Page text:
Lights down and thunderous bass ushers in the action. Katie Richardson’s music and sound effects are as essential to the play as the script, set and actors’ performances. Depending on what’s to be achieved, Richardson has the answer. Whether it be a panic attack of shattering, tinkling falling glass, the claustrophobic constant ringing of phone and rattle of fingers on keyboards of the call-centre or heavenly bliss of brighter moments, I dare you to find fault with her nuanced approach.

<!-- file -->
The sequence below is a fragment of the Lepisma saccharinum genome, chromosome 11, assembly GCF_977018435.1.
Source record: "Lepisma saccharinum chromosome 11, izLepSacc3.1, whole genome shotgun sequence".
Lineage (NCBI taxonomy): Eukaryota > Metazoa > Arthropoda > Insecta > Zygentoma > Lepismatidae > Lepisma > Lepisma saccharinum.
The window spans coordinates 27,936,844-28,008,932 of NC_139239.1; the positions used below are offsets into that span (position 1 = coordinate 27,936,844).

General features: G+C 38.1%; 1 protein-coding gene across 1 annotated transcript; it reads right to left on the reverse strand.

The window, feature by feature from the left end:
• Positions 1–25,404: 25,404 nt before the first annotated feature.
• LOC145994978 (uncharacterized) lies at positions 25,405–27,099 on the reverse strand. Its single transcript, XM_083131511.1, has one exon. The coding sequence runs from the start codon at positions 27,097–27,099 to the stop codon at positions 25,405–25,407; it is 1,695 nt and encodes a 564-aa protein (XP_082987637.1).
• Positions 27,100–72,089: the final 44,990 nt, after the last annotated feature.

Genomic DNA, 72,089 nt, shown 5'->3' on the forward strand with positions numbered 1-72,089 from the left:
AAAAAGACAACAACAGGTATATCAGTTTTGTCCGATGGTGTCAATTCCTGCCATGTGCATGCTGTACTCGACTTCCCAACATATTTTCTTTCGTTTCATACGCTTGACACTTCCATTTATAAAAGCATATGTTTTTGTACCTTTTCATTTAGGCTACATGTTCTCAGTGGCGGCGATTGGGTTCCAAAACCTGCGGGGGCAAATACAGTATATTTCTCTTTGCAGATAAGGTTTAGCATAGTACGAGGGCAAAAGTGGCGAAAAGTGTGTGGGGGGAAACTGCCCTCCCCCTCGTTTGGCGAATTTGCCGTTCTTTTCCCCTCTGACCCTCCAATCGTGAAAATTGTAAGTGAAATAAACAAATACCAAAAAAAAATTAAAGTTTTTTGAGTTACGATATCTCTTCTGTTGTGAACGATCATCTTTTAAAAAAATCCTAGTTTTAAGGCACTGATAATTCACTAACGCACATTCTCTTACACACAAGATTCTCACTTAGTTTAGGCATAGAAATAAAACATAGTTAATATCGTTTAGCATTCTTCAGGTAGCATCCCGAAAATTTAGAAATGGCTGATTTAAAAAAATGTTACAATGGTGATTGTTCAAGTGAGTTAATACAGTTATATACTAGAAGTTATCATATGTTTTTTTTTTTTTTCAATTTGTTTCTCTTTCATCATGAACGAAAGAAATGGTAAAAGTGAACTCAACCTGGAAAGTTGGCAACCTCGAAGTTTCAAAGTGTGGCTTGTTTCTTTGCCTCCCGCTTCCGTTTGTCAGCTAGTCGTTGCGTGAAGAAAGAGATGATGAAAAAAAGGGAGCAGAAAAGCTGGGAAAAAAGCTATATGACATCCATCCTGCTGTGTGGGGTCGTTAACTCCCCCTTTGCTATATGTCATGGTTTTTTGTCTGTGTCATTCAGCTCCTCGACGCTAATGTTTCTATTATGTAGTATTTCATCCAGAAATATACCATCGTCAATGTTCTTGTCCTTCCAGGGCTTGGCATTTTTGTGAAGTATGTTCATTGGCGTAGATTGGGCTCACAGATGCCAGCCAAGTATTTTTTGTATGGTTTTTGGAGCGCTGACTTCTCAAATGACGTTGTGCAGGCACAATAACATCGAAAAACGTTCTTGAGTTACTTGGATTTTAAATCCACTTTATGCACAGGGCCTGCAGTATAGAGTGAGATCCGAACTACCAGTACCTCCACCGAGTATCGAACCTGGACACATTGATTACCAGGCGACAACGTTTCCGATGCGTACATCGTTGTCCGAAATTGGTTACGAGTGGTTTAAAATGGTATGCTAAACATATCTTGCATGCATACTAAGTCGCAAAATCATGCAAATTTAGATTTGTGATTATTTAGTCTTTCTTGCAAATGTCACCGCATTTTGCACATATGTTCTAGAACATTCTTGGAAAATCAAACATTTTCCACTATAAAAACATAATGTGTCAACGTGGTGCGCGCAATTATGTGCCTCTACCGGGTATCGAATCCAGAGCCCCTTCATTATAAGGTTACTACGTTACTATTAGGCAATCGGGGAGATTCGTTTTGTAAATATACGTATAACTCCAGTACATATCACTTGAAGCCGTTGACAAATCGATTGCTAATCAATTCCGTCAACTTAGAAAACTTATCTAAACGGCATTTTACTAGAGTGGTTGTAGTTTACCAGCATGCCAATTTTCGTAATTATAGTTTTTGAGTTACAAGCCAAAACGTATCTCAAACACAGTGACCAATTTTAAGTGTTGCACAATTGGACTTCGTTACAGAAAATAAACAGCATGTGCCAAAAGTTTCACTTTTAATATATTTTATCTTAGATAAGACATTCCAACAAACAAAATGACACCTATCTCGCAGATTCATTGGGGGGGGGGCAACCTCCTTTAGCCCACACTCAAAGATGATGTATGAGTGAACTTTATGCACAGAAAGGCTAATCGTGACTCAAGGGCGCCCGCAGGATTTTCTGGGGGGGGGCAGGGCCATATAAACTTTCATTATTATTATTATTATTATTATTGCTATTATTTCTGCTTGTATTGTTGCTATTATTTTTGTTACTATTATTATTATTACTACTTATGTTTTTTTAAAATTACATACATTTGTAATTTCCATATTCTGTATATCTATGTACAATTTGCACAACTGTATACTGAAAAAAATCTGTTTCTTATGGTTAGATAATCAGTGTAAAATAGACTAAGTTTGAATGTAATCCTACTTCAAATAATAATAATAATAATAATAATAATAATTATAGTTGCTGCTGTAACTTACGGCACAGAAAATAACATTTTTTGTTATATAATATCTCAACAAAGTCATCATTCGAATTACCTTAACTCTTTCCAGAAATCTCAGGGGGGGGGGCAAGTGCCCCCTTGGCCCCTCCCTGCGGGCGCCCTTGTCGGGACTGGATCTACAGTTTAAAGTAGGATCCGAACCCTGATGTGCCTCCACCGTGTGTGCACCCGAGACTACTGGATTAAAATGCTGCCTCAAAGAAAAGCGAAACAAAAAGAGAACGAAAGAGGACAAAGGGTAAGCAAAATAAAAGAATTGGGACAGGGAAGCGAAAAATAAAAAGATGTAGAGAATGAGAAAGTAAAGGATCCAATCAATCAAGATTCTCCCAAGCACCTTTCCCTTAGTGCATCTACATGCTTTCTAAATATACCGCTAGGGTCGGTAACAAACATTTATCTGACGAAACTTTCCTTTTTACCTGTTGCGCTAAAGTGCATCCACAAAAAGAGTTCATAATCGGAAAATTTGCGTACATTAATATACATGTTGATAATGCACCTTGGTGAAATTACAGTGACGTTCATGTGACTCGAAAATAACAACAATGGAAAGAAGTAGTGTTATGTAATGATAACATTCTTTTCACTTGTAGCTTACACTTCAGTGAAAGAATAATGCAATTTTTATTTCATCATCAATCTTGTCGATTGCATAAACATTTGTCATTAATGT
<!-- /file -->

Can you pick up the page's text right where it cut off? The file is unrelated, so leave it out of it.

Writer and director Patrick J. O’Reilly’s talked recently to CultureHUB about his on-going mental health issues. The Man Who Fell To Pieces lays it out for all to see. Anyone who has had experience with panic-attacks or depression will surely relate to this engaging and at times harrowing theatrical offering. For a viewer lucky enough to have a more balanced mind, then it’s a window into the world of those who lives with such issues.
The 75 minute, the interval-free play opens up with fiancée Caroline (Roisin Gallgher) complaining about the milk being off. Her soon to be mother-in-law, Alice (Maria Connolly) simply scrapes it off and wipes it on her bathrobe. As the two up the tension discussing what to do, silence falls and John enters the spotlight.